Let's face it—nobody wants to fail. We all strive for success. But is it realistic to assume we can always win? What if failure led to success? It may sound counterintuitive, but failure should be embraced, not feared.
During an enlightening conversation I had with Amy Edmonson, Harvard Business School professor, expert in psychological safety and leadership, and author of "The Right Kind of Wrong: The Science of Failing,” a refreshing takeaway emerged: When done right, failure becomes not a stumbling block but a solid stepping stone to success. Her insights are particularly relevant for leaders who, in navigating numerous challenges without having all the answers, can embrace failure as a personal and team growth opportunity.
I hosted Edmonson for an insightful discussion about the transformative power of failure as part of the 100th episode of my podcast, "The Art of the Excellence." During the conversation, she shed light on the wisdom that the most successful individuals in their fields often attribute their achievements to embracing failure. "The people who fail the most are also the most successful at their field," she asserts, citing Nobel-winning scientists, elite athletes, and innovators.
The key lies in intelligent failure—that is, undesired events in pursuit of a clear goal, yielding new discoveries, providing valuable insights, and enabling learning. This type of failure, according to Amy, paves the way for innovation, collaboration, and the inclusion of diverse and dissenting voices within a team. Conversely, “bad” failures, instead of bringing new learnings, waste unnecessary time, resources and even reputation given their lack of purpose.
How to Fail the Right Way: Three Ingredients
1. Team Psychological Safety
In psychologically safe environments, individuals aren’t afraid to take risks. They don’t fear punishment or rejection. This is why team psychological safety, a term Edmonson coined, is so important. When individuals feel safe to experiment, speak up, and seek help, their ability to learn increases exponentially. However, not every organization is consistent in that regard. “In my empirical observations regarding interpersonal climate, it varied substantially across teams in the same organization,” she highlights, adding that without a psychologically safe environment, there is no room for failure – therefore no room for learning.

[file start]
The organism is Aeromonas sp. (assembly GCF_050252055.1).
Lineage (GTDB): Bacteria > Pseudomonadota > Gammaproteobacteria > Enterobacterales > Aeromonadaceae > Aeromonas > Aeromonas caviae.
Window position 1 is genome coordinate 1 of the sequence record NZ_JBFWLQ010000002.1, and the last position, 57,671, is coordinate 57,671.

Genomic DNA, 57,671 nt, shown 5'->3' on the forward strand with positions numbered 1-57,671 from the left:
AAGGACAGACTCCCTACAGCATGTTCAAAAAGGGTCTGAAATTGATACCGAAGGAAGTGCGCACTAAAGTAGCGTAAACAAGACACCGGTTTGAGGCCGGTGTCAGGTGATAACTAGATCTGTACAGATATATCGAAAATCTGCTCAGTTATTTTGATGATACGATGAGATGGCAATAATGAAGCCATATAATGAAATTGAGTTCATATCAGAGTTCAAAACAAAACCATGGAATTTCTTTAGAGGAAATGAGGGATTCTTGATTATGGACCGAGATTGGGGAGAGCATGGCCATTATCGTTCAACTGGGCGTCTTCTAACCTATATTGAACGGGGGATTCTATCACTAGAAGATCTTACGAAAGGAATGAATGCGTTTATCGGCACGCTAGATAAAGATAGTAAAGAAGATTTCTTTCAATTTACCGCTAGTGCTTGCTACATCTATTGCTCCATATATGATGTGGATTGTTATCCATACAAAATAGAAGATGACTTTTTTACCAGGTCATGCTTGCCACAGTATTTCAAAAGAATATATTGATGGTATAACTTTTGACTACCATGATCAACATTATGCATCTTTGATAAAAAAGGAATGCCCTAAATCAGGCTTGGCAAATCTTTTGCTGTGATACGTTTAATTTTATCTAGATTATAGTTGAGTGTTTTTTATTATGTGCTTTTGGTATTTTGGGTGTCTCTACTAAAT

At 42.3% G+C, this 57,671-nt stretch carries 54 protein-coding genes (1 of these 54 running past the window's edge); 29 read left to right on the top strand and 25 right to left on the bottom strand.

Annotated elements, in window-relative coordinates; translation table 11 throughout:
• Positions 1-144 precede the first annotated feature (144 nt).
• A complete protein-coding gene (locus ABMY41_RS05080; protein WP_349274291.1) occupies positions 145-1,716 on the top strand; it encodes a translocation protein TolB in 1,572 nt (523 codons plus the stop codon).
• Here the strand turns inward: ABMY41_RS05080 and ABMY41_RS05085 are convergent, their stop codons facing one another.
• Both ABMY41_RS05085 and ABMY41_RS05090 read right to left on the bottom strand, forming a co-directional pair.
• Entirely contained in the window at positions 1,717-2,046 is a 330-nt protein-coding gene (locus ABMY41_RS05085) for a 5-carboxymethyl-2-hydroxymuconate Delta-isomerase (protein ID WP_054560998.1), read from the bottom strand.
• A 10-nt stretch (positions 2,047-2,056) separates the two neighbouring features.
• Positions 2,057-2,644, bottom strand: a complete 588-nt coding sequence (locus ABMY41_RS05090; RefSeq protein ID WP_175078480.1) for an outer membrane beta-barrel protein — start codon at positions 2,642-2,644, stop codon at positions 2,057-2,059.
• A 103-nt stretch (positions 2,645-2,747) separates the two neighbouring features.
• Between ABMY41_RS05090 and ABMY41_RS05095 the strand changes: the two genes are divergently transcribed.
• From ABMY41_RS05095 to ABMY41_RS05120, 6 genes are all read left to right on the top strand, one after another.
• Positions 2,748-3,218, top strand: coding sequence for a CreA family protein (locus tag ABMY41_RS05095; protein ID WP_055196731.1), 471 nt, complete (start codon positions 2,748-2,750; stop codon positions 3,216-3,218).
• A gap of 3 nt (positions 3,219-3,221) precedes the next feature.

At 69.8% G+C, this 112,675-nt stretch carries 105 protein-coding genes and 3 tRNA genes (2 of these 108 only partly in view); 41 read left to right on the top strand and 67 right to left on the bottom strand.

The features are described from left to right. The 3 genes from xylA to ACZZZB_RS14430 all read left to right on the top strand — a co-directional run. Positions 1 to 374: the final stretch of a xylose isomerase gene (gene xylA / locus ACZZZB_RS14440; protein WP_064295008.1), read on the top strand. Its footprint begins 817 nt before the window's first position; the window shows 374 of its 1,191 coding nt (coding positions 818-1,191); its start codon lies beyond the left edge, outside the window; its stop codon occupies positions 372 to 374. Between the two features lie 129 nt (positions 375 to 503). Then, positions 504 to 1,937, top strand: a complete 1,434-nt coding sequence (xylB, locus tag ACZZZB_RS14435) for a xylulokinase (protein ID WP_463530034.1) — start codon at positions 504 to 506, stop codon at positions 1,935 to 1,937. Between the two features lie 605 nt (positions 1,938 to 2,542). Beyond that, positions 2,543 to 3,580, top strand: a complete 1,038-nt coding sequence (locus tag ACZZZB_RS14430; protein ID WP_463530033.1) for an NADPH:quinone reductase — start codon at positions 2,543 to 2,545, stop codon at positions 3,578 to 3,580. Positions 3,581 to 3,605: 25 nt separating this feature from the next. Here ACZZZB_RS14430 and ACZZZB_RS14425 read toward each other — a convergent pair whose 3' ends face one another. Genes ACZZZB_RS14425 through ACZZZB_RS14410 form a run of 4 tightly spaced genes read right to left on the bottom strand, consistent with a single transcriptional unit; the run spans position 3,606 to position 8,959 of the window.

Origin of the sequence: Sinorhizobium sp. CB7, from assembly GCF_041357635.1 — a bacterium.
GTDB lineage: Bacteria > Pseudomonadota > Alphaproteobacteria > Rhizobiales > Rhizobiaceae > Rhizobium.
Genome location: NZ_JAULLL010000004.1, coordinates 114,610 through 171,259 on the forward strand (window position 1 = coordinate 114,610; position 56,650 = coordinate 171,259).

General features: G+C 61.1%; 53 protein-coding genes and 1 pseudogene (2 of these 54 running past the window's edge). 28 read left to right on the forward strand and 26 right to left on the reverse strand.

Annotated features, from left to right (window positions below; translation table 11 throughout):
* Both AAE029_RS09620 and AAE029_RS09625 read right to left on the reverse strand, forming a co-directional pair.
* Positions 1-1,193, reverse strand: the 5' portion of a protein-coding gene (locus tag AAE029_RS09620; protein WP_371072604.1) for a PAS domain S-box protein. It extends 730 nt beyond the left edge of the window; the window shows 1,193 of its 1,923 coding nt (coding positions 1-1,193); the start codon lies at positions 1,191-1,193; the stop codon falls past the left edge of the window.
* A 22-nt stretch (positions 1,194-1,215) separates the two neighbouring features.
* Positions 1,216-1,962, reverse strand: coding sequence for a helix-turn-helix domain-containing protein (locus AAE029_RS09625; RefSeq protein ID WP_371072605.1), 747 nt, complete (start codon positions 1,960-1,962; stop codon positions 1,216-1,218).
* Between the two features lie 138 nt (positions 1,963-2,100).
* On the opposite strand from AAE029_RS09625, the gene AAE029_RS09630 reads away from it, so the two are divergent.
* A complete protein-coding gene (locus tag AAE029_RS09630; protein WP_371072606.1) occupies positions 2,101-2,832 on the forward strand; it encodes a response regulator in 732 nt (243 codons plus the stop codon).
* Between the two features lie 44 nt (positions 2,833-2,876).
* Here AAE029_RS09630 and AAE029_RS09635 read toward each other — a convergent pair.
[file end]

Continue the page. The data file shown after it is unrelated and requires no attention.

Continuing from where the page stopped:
The stigma around failure originates from a societal belief that failing is unacceptable and even shameful. To break free from this misconception, leaders must actively champion psychologically safe teams where mistakes are not just tolerated but seen as an opportunity to refine, learn, improve. Attaining such level of awareness as a leader takes intentional work and development, and it leads to positive cultures and better outcomes. “A sign of a healthy failure culture in an organization is when their focus is on preventing preventable failures. When courage is not necessary to speak up in the work environment,” Amy underscores.
2. Growth Mindset
During our conversation, Amy draws inspiration from Thomas Edison’s quote, “I haven't failed, I found 10,000 ways that didn't work,” to emphasize that success often requires persistence and learning from the multiple failures. In organizations, leaders that reframe their team’s mindset around failure with a focus on growth can benefit the most. However, with most cultures being centered on efficiency and productivity, taking a step back after the fact to assess the error and consider other hypothetical ideas and their possible implications is rare. When we think about teams who are on development journeys, this is precisely the kind of reflection needed in order to enhance self-awareness and bring the culture where it needs to be in order to meet business goals.